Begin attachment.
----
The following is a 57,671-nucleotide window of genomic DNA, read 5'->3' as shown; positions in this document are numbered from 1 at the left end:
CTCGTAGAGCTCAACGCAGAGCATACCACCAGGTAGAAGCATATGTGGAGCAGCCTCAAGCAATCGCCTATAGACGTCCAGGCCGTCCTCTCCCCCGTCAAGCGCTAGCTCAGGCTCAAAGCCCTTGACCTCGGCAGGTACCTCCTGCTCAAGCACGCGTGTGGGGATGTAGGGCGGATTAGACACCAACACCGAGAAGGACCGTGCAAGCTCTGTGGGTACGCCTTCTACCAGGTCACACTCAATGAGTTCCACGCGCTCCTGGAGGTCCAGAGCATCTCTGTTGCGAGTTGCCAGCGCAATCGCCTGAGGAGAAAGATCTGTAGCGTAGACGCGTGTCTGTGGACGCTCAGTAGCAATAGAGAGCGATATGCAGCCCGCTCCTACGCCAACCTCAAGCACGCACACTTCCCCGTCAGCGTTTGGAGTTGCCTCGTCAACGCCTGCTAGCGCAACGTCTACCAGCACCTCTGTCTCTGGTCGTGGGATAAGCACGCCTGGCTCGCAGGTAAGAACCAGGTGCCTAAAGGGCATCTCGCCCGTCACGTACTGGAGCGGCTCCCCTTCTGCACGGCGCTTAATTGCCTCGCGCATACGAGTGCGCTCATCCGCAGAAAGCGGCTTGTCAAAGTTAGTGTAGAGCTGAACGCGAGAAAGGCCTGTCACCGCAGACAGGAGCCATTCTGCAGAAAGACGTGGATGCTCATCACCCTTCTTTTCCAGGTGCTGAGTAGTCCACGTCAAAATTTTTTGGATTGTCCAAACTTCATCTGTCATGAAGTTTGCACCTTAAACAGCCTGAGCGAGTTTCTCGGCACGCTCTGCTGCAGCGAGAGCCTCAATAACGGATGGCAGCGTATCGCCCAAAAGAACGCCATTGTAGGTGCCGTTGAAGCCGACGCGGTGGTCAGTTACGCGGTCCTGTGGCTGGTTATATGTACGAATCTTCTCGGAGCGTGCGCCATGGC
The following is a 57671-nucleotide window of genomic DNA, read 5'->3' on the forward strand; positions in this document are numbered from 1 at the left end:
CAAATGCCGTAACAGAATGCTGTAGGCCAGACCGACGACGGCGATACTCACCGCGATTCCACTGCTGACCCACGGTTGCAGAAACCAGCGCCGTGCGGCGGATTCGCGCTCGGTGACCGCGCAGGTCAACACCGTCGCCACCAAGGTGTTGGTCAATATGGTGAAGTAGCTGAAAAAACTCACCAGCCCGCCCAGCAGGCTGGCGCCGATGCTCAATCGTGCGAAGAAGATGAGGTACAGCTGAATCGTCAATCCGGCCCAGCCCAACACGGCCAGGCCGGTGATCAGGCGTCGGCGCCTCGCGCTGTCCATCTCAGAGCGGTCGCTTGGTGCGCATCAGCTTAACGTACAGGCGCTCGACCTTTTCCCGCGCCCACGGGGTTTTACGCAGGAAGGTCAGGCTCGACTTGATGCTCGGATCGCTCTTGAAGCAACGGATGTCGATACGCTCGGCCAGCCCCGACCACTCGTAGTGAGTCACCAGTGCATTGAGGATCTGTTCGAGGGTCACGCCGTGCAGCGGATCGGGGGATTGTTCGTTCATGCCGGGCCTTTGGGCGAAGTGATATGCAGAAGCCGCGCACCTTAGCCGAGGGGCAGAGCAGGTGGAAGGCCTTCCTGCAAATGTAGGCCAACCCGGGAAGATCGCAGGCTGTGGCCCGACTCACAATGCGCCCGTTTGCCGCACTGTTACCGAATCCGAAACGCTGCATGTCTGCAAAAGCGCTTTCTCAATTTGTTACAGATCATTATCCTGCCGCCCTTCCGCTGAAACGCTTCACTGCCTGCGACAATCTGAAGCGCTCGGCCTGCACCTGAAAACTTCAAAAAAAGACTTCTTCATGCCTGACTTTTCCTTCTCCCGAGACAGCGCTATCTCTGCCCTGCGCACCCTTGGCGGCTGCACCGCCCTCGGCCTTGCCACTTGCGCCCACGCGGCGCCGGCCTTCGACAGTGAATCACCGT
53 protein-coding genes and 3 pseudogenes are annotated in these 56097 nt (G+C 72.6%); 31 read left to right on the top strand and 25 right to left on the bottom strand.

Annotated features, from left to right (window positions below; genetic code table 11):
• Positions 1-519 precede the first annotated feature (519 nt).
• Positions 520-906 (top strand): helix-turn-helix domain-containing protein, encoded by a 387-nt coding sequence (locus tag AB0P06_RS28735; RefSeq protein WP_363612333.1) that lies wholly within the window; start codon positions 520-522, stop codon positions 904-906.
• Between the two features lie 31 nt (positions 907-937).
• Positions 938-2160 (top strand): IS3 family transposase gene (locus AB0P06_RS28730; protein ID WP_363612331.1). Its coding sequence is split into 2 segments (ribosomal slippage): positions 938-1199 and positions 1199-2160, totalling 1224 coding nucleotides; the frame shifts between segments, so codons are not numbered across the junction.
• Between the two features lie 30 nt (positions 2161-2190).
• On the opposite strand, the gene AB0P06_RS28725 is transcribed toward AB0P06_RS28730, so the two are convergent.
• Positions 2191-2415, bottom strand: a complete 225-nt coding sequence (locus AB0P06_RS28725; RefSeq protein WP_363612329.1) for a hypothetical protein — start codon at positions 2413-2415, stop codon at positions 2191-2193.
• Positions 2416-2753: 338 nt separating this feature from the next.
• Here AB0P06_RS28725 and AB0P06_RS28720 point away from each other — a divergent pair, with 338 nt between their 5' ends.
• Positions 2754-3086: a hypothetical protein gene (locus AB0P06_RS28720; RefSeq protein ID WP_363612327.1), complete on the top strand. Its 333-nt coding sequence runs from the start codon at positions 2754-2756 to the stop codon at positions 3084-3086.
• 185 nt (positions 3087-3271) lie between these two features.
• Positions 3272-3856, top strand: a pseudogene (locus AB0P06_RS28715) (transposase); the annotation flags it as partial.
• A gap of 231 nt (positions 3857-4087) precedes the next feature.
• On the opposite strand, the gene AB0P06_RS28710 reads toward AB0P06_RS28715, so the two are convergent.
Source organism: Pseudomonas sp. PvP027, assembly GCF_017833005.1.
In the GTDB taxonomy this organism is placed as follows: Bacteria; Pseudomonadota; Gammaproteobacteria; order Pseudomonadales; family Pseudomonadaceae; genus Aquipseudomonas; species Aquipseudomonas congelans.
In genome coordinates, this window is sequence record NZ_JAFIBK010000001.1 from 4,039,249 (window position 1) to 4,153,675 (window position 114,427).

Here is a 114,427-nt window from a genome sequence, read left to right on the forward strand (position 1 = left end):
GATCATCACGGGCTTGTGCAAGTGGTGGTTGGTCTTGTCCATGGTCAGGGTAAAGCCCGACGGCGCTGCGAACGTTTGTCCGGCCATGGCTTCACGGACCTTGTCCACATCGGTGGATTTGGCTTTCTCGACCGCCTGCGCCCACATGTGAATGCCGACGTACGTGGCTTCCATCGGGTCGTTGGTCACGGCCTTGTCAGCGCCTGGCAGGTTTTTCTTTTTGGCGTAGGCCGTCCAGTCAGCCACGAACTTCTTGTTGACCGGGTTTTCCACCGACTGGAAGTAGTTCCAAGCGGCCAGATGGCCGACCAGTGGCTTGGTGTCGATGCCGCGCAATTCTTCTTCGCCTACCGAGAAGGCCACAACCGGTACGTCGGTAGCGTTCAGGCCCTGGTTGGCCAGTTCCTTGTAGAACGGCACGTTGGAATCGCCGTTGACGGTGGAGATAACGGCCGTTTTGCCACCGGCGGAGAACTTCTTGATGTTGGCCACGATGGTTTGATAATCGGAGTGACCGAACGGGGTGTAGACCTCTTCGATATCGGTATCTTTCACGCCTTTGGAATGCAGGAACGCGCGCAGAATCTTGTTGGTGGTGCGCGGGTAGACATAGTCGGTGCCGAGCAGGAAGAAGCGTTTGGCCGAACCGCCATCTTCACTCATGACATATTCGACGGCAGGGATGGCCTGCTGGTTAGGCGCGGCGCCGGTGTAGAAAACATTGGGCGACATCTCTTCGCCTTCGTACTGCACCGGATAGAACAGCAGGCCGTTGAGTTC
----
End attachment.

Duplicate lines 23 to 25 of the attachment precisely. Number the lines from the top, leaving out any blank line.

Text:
In genome coordinates, this window is sequence record NZ_JAFIBK010000001.1 from 4,039,249 (window position 1) to 4,153,675 (window position 114,427).

Here is a 114,427-nt window from a genome sequence, read left to right on the forward strand (position 1 = left end):
GATCATCACGGGCTTGTGCAAGTGGTGGTTGGTCTTGTCCATGGTCAGGGTAAAGCCCGACGGCGCTGCGAACGTTTGTCCGGCCATGGCTTCACGGACCTTGTCCACATCGGTGGATTTGGCTTTCTCGACCGCCTGCGCCCACATGTGAATGCCGACGTACGTGGCTTCCATCGGGTCGTTGGTCACGGCCTTGTCAGCGCCTGGCAGGTTTTTCTTTTTGGCGTAGGCCGTCCAGTCAGCCACGAACTTCTTGTTGACCGGGTTTTCCACCGACTGGAAGTAGTTCCAAGCGGCCAGATGGCCGACCAGTGGCTTGGTGTCGATGCCGCGCAATTCTTCTTCGCCTACCGAGAAGGCCACAACCGGTACGTCGGTAGCGTTCAGGCCCTGGTTGGCCAGTTCCTTGTAGAACGGCACGTTGGAATCGCCGTTGACGGTGGAGATAACGGCCGTTTTGCCACCGGCGGAGAACTTCTTGATGTTGGCCACGATGGTTTGATAATCGGAGTGACCGAACGGGGTGTAGACCTCTTCGATATCGGTATCTTTCACGCCTTTGGAATGCAGGAACGCGCGCAGAATCTTGTTGGTGGTGCGCGGGTAGACATAGTCGGTGCCGAGCAGGAAGAAGCGTTTGGCCGAACCGCCATCTTCACTCATGACATATTCGACGGCAGGGATGGCCTGCTGGTTAGGCGCGGCGCCGGTGTAGAAAACATTGGGCGACATCTCTTCGCCTTCGTACTGCACCGGATAGAACAGCAGGCCGTTGAGTTC